The paint is still fresh inside the building on Rhode Island Avenue, in the heart of Riverdale Park’s downtown. Empty for decades, the corner property now has a sign announcing the fall opening of a yoga studio.
Down the street, an old convenience store recently set up in a new space and remade it into a bustling shop, where people not only stop for coffee but often linger to chat with neighbors.
Local officials say the handful of investments made so far in this aging commercial district, long defined by weathered buildings, signal a coming revitalization. And driving the interest, they say, are the plans to build a Whole Foods (and an accompanying mixed-use development) and to make the town a stop on the proposed light-rail Purple Line.
For a decade, Riverdale Park has seen its larger neighbors experience steady growth.
To the south, Hyattsville has drawn nearly $1.8 billion in investment since 2005, with more than 1,200 new housing units and the opening of a Busboys and Poets restaurant and bookstore. College Park, to the north, has seen about $500 million in construction along Route 1, including nearly 3,500 student beds, 500 apartment units and a 50-room Best Western hotel that opened this year.
Riverdale Park has been trying to capitalize on that. It has invested in the town’s weekly farmers market and jazz nights at the Riversdale House Museum. And through a contentious planning process, the town of about 7,000 people has remained a steadfast advocate for the Whole Foods development.
“Riverdale Park’s time has arrived,” said Michael Herman, a lawyer in Prince George’s County and former Riverdale Park mayor. Most of the growth in the county in the past decade has been concentrated around Riverdale Park, Herman said.
The $250 million Whole Foods project, planned for a 37-acre site on the northwestern boundary of the town, calls for the construction of almost 1,000 units of multifamily housing, a 120-room hotel, 22,000 square feet of office space and about 168,000 square feet of retail.
The development, planned by the Washington-based Calvin Cafritz Enterprises, could bring in the type of density that officials say would boost local businesses.
“It is a good sign, it is absolutely a positive step,” said Paul Millstein, an executive with Douglas Development, which owns several properties in Riverdale Park. “You have to prove that business is open and things are doing well, you can’t just say it, you have to prove it, so the Cafritz development will prove that.”
That is especially important to the 1.6-square-mile town, where new commercial development has been scarce.
The town center, home to a MARC train station, has struggled for decades to attract and retain tenants. A few years ago, a plan to build a five-story building with more than 100 condominiums and commercial spaces fell through. Prospects of new tenants at storefronts across the commercial district slipped away with the shrinking economy.
The area, just off East-West Highway and Route 1, is now home to an empty building once occupied by a plumbing contractor.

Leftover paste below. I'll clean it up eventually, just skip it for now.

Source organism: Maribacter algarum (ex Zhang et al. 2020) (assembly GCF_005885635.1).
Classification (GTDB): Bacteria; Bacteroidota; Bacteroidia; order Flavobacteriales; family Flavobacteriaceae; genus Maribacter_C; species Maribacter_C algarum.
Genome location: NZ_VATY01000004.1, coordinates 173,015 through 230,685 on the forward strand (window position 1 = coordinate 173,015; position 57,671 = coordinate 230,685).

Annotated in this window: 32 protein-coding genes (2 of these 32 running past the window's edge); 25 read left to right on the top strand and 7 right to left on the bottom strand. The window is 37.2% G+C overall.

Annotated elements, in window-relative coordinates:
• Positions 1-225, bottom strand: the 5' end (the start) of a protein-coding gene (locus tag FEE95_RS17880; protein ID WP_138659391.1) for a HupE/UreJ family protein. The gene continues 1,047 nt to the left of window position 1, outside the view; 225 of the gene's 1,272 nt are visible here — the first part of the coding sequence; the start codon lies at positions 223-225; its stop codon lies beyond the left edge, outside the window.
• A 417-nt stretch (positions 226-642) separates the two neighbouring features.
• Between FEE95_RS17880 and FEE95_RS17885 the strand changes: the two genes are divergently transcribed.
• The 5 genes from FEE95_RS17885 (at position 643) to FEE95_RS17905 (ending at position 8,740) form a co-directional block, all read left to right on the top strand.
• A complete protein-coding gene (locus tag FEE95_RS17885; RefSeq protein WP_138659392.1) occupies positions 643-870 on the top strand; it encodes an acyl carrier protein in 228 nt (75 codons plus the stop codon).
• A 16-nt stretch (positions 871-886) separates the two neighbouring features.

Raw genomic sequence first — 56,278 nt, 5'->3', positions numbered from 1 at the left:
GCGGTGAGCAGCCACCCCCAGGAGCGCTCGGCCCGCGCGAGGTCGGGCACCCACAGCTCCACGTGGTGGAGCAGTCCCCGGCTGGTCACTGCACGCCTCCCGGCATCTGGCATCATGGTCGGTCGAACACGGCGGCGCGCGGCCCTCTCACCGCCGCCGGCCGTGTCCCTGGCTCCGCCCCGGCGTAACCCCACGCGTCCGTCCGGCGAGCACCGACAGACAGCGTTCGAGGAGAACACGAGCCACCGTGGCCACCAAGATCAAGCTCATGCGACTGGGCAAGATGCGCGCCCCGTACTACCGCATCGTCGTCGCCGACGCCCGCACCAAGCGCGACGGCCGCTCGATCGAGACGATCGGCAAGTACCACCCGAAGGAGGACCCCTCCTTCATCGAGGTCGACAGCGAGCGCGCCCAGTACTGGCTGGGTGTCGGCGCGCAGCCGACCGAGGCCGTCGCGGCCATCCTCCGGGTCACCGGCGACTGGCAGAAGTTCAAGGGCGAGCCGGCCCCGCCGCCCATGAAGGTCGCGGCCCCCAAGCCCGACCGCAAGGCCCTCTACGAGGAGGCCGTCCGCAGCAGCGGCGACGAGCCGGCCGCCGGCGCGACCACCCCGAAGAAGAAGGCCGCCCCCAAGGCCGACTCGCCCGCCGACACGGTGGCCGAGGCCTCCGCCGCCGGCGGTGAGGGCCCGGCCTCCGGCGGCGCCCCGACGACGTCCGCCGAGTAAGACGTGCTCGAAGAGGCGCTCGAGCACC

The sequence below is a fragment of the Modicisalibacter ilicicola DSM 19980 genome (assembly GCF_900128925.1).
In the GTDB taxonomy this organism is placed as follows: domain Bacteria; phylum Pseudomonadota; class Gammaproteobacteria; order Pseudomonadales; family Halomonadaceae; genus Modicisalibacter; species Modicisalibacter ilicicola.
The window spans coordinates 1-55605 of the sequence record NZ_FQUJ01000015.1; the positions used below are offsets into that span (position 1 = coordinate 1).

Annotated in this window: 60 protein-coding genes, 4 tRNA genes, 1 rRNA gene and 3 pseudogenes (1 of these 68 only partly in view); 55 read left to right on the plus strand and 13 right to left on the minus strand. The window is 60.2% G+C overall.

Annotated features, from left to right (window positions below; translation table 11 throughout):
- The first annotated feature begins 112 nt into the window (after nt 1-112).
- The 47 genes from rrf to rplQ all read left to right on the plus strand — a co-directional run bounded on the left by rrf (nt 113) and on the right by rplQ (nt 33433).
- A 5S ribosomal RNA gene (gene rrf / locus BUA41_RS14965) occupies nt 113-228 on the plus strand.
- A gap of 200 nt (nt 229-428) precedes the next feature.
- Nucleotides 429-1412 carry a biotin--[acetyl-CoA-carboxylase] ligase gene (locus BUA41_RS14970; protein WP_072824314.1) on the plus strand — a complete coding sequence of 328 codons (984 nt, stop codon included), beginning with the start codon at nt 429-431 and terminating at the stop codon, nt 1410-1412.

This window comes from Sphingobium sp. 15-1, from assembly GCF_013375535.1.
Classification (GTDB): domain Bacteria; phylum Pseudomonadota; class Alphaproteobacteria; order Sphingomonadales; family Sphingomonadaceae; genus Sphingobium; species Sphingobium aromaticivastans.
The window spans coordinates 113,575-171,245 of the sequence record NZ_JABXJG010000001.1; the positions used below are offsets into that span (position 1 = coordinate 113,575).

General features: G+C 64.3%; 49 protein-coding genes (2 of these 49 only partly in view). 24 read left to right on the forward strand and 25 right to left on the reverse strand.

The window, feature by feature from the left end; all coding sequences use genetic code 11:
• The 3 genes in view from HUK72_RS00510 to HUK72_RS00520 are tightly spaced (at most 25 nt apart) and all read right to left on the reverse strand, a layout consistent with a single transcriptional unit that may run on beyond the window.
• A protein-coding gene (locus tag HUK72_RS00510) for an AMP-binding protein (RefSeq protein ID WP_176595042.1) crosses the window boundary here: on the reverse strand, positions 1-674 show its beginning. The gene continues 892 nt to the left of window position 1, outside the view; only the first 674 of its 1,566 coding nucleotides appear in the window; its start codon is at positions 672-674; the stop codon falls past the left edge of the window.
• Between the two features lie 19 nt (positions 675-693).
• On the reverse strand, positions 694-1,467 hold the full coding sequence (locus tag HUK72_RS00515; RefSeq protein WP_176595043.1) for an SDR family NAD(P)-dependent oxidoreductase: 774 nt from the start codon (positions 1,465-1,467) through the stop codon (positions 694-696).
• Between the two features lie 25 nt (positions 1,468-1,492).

A longtime bar and grill remains open in an aging building. A local church meets in a storefront, against the county’s zoning regulations. Some storefronts have been vacant years, others have sat empty for decades.
“These buildings got old and run-down, and they weren’t too attractive anymore,” said Jimmy Spiropoulos, who owns the Town Center Market.
Spiropoulos and his family, who have had businesses in Riverdale Park since 1988, invested $1.2 million to move their small convenience store from an adjacent old building into the building that had been vacant for about eight years.
When the business reopened last year, it brought popular wine and beer tastings and a spot where locals stop by for an afternoon coffee.
“I like to think that we started the change,” said Spiropoulos. “You look at this and say, ‘Hey, if they got it done, why can’t we get it done as well?’ ”
Foot traffic, rare here in years past, has picked up. The farmers market draws about 700 people to the town every Thursday afternoon. Neighbors who had never set foot in the Spiropoulos store are now frequent patrons.
Abdon Luna,74, a daily customer at the store, said the investment has made the town center area more inviting to local residents.
“This place was empty for years, and nobody had come up with an idea for a business like this one,” Luna said as he and his wife enjoyed a cup of coffee there on a recent afternoon. “This is a sign of progress. It is a pleasant place to be.”
The county and town are now putting resources into building on that change and attracting start-ups and small family businesses.
As part of the effort, the county, the town and the Washington-based Douglas Development have launched a contest in which businesses can compete for discounted rental space at 6220 Rhode Island Ave., a building that town leaders said has been vacant for most of the past quarter-century.
After recent renovations in the building, the developer has signed the first tenant, who will open a hot yoga studio there in the fall.
Chuck Rendelman, founder of Fro-Zen-Yo yogurt shops, said he is interested in opening a coffee shop there. And Donnell Long, owner and chef of the Old Town Inn in Upper Marlboro, is interested in the first-level space for a restaurant.
Mayor Vernon Archer said Riverdale Park hopes to build a vibrant downtown with restaurants, a coffee shop and maybe a gift shop at the railroad station.
“It is exciting to see some movement after so many years,” Archer said as he walked in front of the empty storefronts.